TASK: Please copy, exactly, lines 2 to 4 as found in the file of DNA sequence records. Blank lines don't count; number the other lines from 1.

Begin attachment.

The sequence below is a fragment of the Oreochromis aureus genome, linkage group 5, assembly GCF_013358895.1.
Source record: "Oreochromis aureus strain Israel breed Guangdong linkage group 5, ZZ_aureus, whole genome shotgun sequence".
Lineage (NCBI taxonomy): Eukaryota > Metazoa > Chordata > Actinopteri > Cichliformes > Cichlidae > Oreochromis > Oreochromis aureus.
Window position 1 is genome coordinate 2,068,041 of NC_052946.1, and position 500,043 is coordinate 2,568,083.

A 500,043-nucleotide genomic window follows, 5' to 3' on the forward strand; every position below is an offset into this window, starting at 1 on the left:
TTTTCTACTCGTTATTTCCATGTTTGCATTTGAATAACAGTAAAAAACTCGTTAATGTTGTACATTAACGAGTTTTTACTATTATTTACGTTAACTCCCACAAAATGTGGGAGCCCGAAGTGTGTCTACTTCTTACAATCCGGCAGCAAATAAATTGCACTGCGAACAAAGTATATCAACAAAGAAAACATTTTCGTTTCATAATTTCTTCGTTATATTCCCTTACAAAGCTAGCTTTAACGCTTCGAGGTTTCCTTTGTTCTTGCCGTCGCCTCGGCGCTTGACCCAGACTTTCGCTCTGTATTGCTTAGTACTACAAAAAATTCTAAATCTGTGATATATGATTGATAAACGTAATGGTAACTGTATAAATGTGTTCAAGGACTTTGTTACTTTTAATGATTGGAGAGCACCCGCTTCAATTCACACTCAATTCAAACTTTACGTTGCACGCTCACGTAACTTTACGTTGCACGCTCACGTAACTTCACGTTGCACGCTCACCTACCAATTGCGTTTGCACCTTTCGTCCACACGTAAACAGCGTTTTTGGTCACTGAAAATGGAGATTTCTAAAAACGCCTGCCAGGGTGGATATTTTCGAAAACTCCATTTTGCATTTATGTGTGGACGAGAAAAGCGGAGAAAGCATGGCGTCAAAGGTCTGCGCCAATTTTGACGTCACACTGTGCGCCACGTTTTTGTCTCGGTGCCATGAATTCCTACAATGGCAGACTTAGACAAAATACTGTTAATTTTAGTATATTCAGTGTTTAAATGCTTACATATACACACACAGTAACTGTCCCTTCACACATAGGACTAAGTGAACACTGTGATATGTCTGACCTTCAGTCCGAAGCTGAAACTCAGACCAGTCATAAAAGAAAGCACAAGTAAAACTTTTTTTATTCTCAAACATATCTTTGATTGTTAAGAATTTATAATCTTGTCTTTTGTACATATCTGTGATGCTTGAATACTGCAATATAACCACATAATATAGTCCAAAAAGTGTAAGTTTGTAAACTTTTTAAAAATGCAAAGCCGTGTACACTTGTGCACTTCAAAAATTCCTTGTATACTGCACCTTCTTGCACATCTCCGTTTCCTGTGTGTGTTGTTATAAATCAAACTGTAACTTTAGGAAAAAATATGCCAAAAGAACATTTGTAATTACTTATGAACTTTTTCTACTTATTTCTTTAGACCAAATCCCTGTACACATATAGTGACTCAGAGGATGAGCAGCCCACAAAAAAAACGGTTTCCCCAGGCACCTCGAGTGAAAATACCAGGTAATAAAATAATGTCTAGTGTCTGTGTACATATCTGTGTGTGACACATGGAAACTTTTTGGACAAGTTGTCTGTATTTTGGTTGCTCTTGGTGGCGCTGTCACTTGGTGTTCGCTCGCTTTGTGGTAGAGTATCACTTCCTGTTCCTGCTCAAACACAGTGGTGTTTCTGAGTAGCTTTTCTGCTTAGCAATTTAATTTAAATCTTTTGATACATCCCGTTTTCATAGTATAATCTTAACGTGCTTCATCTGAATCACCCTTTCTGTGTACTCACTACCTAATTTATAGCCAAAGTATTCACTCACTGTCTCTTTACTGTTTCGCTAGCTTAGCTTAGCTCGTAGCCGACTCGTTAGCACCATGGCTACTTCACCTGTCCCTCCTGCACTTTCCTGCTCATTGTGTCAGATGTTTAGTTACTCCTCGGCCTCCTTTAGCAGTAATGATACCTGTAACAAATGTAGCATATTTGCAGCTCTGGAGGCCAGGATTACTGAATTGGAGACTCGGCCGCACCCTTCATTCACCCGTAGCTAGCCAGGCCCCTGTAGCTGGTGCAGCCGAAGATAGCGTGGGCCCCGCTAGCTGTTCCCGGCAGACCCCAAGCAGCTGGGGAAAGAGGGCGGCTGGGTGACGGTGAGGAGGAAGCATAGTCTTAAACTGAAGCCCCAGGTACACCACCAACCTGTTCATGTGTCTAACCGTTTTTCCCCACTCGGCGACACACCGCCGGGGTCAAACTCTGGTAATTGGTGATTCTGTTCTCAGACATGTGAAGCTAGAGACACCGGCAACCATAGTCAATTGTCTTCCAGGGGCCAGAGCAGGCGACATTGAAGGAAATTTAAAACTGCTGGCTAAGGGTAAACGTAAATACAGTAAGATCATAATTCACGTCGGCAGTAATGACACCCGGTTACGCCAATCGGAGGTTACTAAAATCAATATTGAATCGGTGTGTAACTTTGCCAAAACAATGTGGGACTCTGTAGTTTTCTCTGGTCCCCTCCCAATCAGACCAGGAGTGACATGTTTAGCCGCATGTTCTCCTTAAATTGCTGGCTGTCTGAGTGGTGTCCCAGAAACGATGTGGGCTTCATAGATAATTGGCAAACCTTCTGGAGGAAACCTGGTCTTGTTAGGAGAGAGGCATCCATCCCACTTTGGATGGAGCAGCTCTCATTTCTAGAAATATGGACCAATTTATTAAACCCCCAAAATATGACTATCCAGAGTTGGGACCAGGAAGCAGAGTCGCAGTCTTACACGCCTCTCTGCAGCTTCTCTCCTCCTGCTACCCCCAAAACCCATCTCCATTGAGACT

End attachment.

Source record: "Oreochromis aureus strain Israel breed Guangdong linkage group 5, ZZ_aureus, whole genome shotgun sequence".
Lineage (NCBI taxonomy): Eukaryota > Metazoa > Chordata > Actinopteri > Cichliformes > Cichlidae > Oreochromis > Oreochromis aureus.
Window position 1 is genome coordinate 2,068,041 of NC_052946.1, and position 500,043 is coordinate 2,568,083.